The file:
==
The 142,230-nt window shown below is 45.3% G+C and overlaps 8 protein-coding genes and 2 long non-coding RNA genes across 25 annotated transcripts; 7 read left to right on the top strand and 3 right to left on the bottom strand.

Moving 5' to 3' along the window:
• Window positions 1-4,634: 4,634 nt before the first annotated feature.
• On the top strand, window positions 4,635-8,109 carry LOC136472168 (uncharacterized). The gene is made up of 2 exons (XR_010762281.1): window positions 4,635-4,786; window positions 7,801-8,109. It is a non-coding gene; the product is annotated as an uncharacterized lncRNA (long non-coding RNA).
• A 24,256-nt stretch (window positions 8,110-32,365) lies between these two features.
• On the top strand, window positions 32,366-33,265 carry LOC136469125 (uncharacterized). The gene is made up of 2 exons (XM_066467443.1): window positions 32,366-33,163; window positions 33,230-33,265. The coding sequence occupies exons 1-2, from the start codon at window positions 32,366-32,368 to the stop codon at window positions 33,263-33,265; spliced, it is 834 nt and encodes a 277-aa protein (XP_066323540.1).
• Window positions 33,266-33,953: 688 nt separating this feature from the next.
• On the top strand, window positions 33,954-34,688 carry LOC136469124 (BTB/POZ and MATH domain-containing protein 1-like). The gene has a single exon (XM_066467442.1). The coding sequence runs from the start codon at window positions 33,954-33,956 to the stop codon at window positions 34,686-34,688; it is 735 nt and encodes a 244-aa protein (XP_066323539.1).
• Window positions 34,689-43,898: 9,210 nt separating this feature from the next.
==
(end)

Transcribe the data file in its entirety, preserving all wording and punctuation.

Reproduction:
The 142,230-nt window shown below is 45.3% G+C and overlaps 8 protein-coding genes and 2 long non-coding RNA genes across 25 annotated transcripts; 7 read left to right on the top strand and 3 right to left on the bottom strand.

Moving 5' to 3' along the window:
• Window positions 1-4,634: 4,634 nt before the first annotated feature.
• On the top strand, window positions 4,635-8,109 carry LOC136472168 (uncharacterized). The gene is made up of 2 exons (XR_010762281.1): window positions 4,635-4,786; window positions 7,801-8,109. It is a non-coding gene; the product is annotated as an uncharacterized lncRNA (long non-coding RNA).
• A 24,256-nt stretch (window positions 8,110-32,365) lies between these two features.
• On the top strand, window positions 32,366-33,265 carry LOC136469125 (uncharacterized). The gene is made up of 2 exons (XM_066467443.1): window positions 32,366-33,163; window positions 33,230-33,265. The coding sequence occupies exons 1-2, from the start codon at window positions 32,366-32,368 to the stop codon at window positions 33,263-33,265; spliced, it is 834 nt and encodes a 277-aa protein (XP_066323540.1).
• Window positions 33,266-33,953: 688 nt separating this feature from the next.
• On the top strand, window positions 33,954-34,688 carry LOC136469124 (BTB/POZ and MATH domain-containing protein 1-like). The gene has a single exon (XM_066467442.1). The coding sequence runs from the start codon at window positions 33,954-33,956 to the stop codon at window positions 34,686-34,688; it is 735 nt and encodes a 244-aa protein (XP_066323539.1).
• Window positions 34,689-43,898: 9,210 nt separating this feature from the next.